In order to meet these goals, we needed to educate the physicians, nurses, and pharmacists who are responsible for patient care. We held trainings to teach clinic staff how to work in teams and coordinate patient care. I remember that a colleague of mine attended one class, and she was initially very defensive about how she treated her patients. She told me that the doctors already know what they’re doing, and asked me if our project was really going to work. Two years later, her whole thought process is completely different, and she is one of this project’s most vocal champions. Her transformation really showed me that the treatment model we developed can be sustainable.

Beating high blood pressure

Our main activities in the two clinics were:

1) Train the staff to use standardized protocols for treating patients,

2) Use automated blood pressure measurement devices, and

3) Create an electronic registry of hypertensive patients.

The creation of the electronic registry was particularly challenging because Barbados was just beginning to switch from paper-based patient records to electronic medical records (EMR). We received a lot of helpful feedback from our stakeholders while developing the electronic patient registry, and I think that our experience will inform the future as all clinics in Barbados move toward EMR. For example, we learned that the paper-based systems should not be abruptly discontinued when EMRs are introduced. Some overlap between the systems gives staff time to become more comfortable with using the computer systems.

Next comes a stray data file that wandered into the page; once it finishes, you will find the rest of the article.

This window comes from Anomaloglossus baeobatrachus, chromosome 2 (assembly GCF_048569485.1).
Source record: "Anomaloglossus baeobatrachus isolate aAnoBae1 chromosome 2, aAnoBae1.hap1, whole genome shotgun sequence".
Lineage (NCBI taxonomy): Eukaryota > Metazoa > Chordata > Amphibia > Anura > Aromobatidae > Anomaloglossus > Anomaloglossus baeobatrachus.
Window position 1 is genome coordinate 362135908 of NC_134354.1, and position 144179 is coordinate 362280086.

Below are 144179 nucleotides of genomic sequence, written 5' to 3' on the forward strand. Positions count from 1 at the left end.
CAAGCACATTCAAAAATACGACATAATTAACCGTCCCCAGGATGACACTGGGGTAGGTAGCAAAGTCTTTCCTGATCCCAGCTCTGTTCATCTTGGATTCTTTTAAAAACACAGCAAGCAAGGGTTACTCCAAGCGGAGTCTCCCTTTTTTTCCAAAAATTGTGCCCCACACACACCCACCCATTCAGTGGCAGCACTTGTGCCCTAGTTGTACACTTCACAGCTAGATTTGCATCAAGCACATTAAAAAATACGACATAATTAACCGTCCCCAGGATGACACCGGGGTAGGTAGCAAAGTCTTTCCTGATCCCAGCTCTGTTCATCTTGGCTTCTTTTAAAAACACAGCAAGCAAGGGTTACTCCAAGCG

Implementing electronic records was only one of many challenges we faced while working on this project. It was very important to make sure all of our stakeholders stayed involved throughout the course of the project. During implementation, public health organizations had to deal with Ebola and Zika outbreaks. While hypertension affects more people, it is sometimes easy for attention to shift from hypertension treatment to emerging infectious disease.

Another huge challenge was changing the behavior of healthcare providers (HCPs). This project required behavior change among HCPs more so than the patients themselves! It is hard to tell a senior doctor that they haven’t been using the best drug or treatment algorithm. These changes occurred slowly, but we saw them take hold in the clinics, and hopefully doctors will continue to treat hypertension this way.